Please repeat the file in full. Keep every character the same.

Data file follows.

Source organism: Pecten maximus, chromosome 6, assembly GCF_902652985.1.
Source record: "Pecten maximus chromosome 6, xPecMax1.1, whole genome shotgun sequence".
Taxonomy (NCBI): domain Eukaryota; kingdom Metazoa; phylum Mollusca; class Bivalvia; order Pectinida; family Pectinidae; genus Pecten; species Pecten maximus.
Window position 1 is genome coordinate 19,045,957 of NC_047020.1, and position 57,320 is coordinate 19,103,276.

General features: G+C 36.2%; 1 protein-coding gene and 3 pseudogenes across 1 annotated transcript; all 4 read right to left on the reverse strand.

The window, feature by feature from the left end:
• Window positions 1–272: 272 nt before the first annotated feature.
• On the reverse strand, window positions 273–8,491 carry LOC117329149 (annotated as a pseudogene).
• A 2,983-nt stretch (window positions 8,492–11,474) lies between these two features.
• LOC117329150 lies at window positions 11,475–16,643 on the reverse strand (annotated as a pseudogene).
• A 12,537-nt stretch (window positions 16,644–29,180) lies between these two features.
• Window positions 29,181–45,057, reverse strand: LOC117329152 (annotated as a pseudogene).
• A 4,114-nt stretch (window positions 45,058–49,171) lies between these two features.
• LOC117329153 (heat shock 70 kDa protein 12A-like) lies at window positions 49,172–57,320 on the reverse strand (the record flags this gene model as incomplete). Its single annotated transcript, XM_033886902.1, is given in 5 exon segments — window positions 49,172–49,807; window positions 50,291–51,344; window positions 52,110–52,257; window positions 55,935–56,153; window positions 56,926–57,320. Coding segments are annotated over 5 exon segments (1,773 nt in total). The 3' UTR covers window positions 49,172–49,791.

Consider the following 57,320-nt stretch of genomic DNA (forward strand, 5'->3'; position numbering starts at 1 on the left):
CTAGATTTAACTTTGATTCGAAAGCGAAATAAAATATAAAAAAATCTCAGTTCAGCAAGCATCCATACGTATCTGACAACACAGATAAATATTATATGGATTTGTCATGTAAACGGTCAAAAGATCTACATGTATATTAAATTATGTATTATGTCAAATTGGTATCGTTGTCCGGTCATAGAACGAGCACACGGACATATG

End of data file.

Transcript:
Source organism: Pecten maximus, chromosome 6, assembly GCF_902652985.1.
Source record: "Pecten maximus chromosome 6, xPecMax1.1, whole genome shotgun sequence".
Taxonomy (NCBI): domain Eukaryota; kingdom Metazoa; phylum Mollusca; class Bivalvia; order Pectinida; family Pectinidae; genus Pecten; species Pecten maximus.
Window position 1 is genome coordinate 19,045,957 of NC_047020.1, and position 57,320 is coordinate 19,103,276.

General features: G+C 36.2%; 1 protein-coding gene and 3 pseudogenes across 1 annotated transcript; all 4 read right to left on the reverse strand.

The window, feature by feature from the left end:
• Window positions 1–272: 272 nt before the first annotated feature.
• On the reverse strand, window positions 273–8,491 carry LOC117329149 (annotated as a pseudogene).
• A 2,983-nt stretch (window positions 8,492–11,474) lies between these two features.
• LOC117329150 lies at window positions 11,475–16,643 on the reverse strand (annotated as a pseudogene).
• A 12,537-nt stretch (window positions 16,644–29,180) lies between these two features.
• Window positions 29,181–45,057, reverse strand: LOC117329152 (annotated as a pseudogene).
• A 4,114-nt stretch (window positions 45,058–49,171) lies between these two features.
• LOC117329153 (heat shock 70 kDa protein 12A-like) lies at window positions 49,172–57,320 on the reverse strand (the record flags this gene model as incomplete). Its single annotated transcript, XM_033886902.1, is given in 5 exon segments — window positions 49,172–49,807; window positions 50,291–51,344; window positions 52,110–52,257; window positions 55,935–56,153; window positions 56,926–57,320. Coding segments are annotated over 5 exon segments (1,773 nt in total). The 3' UTR covers window positions 49,172–49,791.

Consider the following 57,320-nt stretch of genomic DNA (forward strand, 5'->3'; position numbering starts at 1 on the left):
CTAGATTTAACTTTGATTCGAAAGCGAAATAAAATATAAAAAAATCTCAGTTCAGCAAGCATCCATACGTATCTGACAACACAGATAAATATTATATGGATTTGTCATGTAAACGGTCAAAAGATCTACATGTATATTAAATTATGTATTATGTCAAATTGGTATCGTTGTCCGGTCATAGAACGAGCACACGGACATATG